Looking at the document here, the following construct is well defined:

#pragma omp parallel          //Line 1
#pragma omp for nowait        //Line 3
  for (i=0; i<N; i++)
    a[i] = // some expression
#pragma omp for               //Line 6
  for (i=0; i<N; i++)
    b[i] = ...... a[i] ......


Here the nowait clause implies that threads can start on the second loop while other threads are still working on the first. Since the two loops use the same schedule here, an iteration that uses a[i] can indeed rely on it that that value has been computed.

I am having a tough time understanding why this would be. Suppose Line 3 were:

#pragma omp for

then, since there is an implicit barrier just before Line 6, the next for loop will have values at all indices of a fully computed. But, with the no wait in Line 3, how would it work?

Suppose, Line 1 triggers 4 threads, t1, t2, t3 and t4. Suppose N is 8 and the partition of indices in the first for loop is thus:

t1: 0, 4
t2: 1, 5
t3: 2, 6
t4: 3, 7

Suppose t1 completes indices 0 and 4 first and lands up at Line 6 What exactly happens now? How is it guaranteed that it now gets to operate on the same indices 0 and 4, for which the a values are correctly computed by it in the previous iteration? What if the second for loop accesses a[i+1]?


The material you quote is wrong. It becomes correct if you add schedule(static) to both loops - this guarantees the same distribution of indices among threads for successive loops. The default schedule is implementation defined, you cannot assume it to be static. To quote the standard:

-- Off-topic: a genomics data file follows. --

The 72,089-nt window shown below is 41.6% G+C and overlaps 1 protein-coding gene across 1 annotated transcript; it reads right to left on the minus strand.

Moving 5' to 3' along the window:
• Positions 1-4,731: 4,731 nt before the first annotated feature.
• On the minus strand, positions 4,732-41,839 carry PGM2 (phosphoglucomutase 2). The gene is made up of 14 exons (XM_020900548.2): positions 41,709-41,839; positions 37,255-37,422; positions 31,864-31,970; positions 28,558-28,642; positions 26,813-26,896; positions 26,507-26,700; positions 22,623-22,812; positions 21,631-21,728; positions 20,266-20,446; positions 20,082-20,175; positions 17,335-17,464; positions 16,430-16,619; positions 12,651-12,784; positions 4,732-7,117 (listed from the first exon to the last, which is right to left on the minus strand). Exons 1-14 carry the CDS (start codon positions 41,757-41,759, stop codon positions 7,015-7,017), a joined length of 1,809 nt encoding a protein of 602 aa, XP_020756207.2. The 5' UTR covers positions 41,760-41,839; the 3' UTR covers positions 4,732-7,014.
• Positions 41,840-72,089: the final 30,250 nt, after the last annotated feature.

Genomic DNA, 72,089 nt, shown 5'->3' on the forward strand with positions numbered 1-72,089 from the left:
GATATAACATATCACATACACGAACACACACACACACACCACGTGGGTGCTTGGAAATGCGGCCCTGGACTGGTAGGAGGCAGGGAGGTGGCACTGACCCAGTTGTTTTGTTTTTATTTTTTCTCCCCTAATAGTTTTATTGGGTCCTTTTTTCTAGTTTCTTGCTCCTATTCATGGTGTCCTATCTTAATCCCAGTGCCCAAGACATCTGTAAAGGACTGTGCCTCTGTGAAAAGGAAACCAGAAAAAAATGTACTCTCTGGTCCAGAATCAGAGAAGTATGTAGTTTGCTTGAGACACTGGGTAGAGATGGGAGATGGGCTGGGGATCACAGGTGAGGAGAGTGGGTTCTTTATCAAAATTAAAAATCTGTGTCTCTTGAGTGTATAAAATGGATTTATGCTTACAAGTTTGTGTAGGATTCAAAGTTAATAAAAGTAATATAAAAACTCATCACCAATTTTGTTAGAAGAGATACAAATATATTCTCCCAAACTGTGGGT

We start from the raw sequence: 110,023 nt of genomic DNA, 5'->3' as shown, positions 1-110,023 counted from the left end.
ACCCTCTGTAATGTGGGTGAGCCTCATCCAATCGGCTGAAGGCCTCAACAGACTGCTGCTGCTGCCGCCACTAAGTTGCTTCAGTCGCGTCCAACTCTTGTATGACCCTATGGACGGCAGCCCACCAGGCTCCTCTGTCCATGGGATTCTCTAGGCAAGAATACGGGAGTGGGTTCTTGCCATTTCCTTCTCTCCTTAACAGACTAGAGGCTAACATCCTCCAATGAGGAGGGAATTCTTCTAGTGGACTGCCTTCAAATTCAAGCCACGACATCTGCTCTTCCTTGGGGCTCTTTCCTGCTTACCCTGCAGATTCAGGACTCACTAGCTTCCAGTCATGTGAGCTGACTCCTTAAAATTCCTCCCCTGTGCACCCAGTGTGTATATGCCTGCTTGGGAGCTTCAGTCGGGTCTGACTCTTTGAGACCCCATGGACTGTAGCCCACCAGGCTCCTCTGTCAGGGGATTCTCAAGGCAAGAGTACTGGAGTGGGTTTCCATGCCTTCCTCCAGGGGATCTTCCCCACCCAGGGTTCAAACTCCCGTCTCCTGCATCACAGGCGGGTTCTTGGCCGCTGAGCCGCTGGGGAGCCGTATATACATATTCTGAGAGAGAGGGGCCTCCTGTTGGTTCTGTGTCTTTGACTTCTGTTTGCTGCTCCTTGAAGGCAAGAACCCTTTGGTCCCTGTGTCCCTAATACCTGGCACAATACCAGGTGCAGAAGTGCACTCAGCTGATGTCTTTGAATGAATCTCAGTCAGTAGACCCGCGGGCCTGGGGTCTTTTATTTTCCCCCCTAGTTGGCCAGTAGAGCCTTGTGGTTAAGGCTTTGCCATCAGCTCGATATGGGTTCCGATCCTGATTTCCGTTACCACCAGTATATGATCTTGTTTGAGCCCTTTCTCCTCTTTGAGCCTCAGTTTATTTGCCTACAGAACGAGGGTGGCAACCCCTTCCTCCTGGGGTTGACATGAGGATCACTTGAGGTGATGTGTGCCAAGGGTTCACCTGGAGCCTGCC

Different loop regions with the same schedule and iteration count, even if they occur in the same parallel region, can distribute iterations among threads differently. The only exception is for the static schedule as specified in Table 2.5. Programs that depend on which thread executes a particular iteration under any other circumstances are non-conforming.

If the second for loop accesses a[i+1] you must absolutely leave the barrier there.


To me the statement that there is no potential problem in the example is wrong.

Indeed, scheduling will be the same as it is not explicitly defined. It will be the default one. Furthermore, if the scheduling was of static type, then indeed, there wouldn't be any issue since the thread that would handle any given data in array a inside the second loop would be the same as the one which would have written it in the first loop.

But the actual problem here is that the default scheduling is not defined by the OpenMP standard. This is implementation defined... For the (many) implementations where the default scheduling is static, there cannot be any race condition in the snippet. But if the default scheduling is dynamic, then, as you notice, a race condition can happen and the result is undefined.

  • what if the second loop was like for(int i = 0, i < N/2; i++). How would the allocation be maintained consistently? – Tryer Nov 13 '18 at 9:04
  • 3
    It would not - both loops have to use the same iteration count and same static schedule. – Zulan Nov 13 '18 at 9:11
  • Exactly as @Zulan said. – Gilles Nov 13 '18 at 9:18
  • What about the following type of second loop: for(int i = 1; i < N+1; i++) b[i-1] = a[i-1] vs for(int i = 1; i < N+1; i++) b[i] = a[i]; Both seem to satisfy the standard if I understand it correctly (iteration count is N), so, how would the iterations be partitioned ? – Tryer Nov 13 '18 at 9:18
  • The fact that there is no race condition in your initial example with static scheduling isn't just due to identical looping, it is also (as I mentioned) because this is the thread which wrote a data in a that reads it subsequently, and it alone. Your second example doesn't follow this rule, and isn't safe. – Gilles Nov 13 '18 at 9:22

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